SOCIO ECONOMIC – Quoting from the EA: “An assumption is that the No Action Alternative (no lease option) would not affect current domestic production of oil and gas.”  In other words, there are not major oil and gas reserves.  They go on to say:
“If the BLM were to forego leasing and potential development of the proposed parcels, the assumption is that the public’s demand for the resource would not be expected to change.  Instead, the mineral resource foregone would be replaced in the short-and long-term by other sources that may include a combination of imports, using alternative energy sources (e.g. wind, solar), and other domestic production.  This offset in supply would result in a no net gain for oil and gas domestic production.”

Write about what you think about that.

DISRUPTS COMMUNITIES BY INCREASING NOISE POLLUTION AND TRAFFIC,  OVERSTRESSES INFRASTRUCTURE – thousands of big rig trucks running on roads 24/7; generators, bright lights, hampered emergency response times,  etc.

IN CLOSING – round out your letter with a reiteration of your demand/request to defer the remaining 13 parcels in this Lease Sale.  Use your own words.   The BLM Farmington Field Office has the authority, as the sale agent, to defer these remaining parcels.  These 13 parcels in the Santa Fe National Forest pose the same issues as their neighboring parcels that have been deferred and the same risks to the Rio Chama Watershed east of the Continental Divide.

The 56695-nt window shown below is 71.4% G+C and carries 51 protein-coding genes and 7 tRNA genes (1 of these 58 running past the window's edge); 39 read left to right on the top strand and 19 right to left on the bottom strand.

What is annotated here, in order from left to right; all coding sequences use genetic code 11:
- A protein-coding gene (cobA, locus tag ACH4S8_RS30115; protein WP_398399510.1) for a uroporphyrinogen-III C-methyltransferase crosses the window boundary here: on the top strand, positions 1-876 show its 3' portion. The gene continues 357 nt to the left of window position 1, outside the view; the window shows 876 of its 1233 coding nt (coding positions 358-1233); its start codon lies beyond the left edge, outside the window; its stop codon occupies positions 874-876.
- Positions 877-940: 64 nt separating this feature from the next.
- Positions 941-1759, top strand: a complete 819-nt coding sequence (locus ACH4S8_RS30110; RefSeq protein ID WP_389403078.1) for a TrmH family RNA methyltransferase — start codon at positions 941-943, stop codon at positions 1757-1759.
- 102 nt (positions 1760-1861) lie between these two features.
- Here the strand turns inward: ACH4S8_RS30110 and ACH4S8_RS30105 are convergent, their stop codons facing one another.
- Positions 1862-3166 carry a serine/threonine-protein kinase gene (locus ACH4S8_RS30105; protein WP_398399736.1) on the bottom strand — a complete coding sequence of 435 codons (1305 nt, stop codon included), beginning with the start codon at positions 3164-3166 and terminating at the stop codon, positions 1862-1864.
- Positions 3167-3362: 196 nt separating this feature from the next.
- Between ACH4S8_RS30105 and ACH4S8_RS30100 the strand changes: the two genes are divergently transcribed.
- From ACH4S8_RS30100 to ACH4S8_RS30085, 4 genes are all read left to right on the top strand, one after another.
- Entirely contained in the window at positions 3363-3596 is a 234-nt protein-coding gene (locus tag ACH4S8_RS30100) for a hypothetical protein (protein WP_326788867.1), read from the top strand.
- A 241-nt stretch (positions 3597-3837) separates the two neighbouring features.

INCLUDE THIS SENTENCE:  A finding of No Significant Impact (FONSI) for the October 22, 2014 Oil and Gas Lease Sale is not adequately supported by the Environmental Assessment as it now stands.


Jesse Juen
U.S. Bureau of Land Management
New Mexico State Office     
PO Box 27115
Santa Fe, New Mexico 87502


Dear Director Juen,

My name is Felicity Garcia and I am writing to protest the proposed sales of parcels NM-201410-001, 004 thru 015 that will be offered up for lease in the BLM Competitive Oil and Gas Lease Sale, October 22, 2014.

Interest in Protesting
I am a lifetime resident of Gallina, and my family has farmed and raised livestock in this area for hundreds of years.  My income is based on the integrity and productivity of the land.

Reasons for Protesting
I understand the importance of clean water, and a functioning ecosystem for the health of our community.  Without clean water we cannot hope to thrive in our traditional lands.  We live with a limited amount of water in our part of the world, and I am concerned about the 2-10 million gallons of water that is used for each well in this process. I highly protest this misuse of the limited resource of water.

Chemicals used in hydraulic fracturing are known to cause cancer, neurological, and other health problems.  There have been many examples of spills and groundwater contamination, despite the efforts of private oil and gas companies.  The risk of polluting our precious water is too great.  If our water is affected it is the residents who will have to live with the consequences, not these companies.